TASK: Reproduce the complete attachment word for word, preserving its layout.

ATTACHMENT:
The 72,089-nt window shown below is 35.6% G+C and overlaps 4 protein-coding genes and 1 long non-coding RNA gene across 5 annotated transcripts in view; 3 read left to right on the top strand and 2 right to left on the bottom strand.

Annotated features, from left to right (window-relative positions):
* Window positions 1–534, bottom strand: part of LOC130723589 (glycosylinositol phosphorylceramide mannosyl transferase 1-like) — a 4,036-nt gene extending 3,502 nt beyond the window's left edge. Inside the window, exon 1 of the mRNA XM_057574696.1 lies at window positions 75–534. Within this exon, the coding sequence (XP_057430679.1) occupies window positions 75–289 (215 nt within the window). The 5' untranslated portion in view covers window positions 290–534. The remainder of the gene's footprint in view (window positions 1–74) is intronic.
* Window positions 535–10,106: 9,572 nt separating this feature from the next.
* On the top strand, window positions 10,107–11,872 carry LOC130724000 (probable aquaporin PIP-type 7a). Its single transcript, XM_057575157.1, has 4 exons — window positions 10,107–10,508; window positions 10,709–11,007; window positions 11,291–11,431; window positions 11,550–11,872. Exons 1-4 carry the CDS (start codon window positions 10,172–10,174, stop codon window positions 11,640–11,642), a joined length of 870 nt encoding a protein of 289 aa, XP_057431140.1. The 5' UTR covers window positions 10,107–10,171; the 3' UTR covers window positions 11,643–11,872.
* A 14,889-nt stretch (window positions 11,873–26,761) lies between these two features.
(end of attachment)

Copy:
The 72,089-nt window shown below is 35.6% G+C and overlaps 4 protein-coding genes and 1 long non-coding RNA gene across 5 annotated transcripts in view; 3 read left to right on the top strand and 2 right to left on the bottom strand.

Annotated features, from left to right (window-relative positions):
* Window positions 1–534, bottom strand: part of LOC130723589 (glycosylinositol phosphorylceramide mannosyl transferase 1-like) — a 4,036-nt gene extending 3,502 nt beyond the window's left edge. Inside the window, exon 1 of the mRNA XM_057574696.1 lies at window positions 75–534. Within this exon, the coding sequence (XP_057430679.1) occupies window positions 75–289 (215 nt within the window). The 5' untranslated portion in view covers window positions 290–534. The remainder of the gene's footprint in view (window positions 1–74) is intronic.
* Window positions 535–10,106: 9,572 nt separating this feature from the next.
* On the top strand, window positions 10,107–11,872 carry LOC130724000 (probable aquaporin PIP-type 7a). Its single transcript, XM_057575157.1, has 4 exons — window positions 10,107–10,508; window positions 10,709–11,007; window positions 11,291–11,431; window positions 11,550–11,872. Exons 1-4 carry the CDS (start codon window positions 10,172–10,174, stop codon window positions 11,640–11,642), a joined length of 870 nt encoding a protein of 289 aa, XP_057431140.1. The 5' UTR covers window positions 10,107–10,171; the 3' UTR covers window positions 11,643–11,872.
* A 14,889-nt stretch (window positions 11,873–26,761) lies between these two features.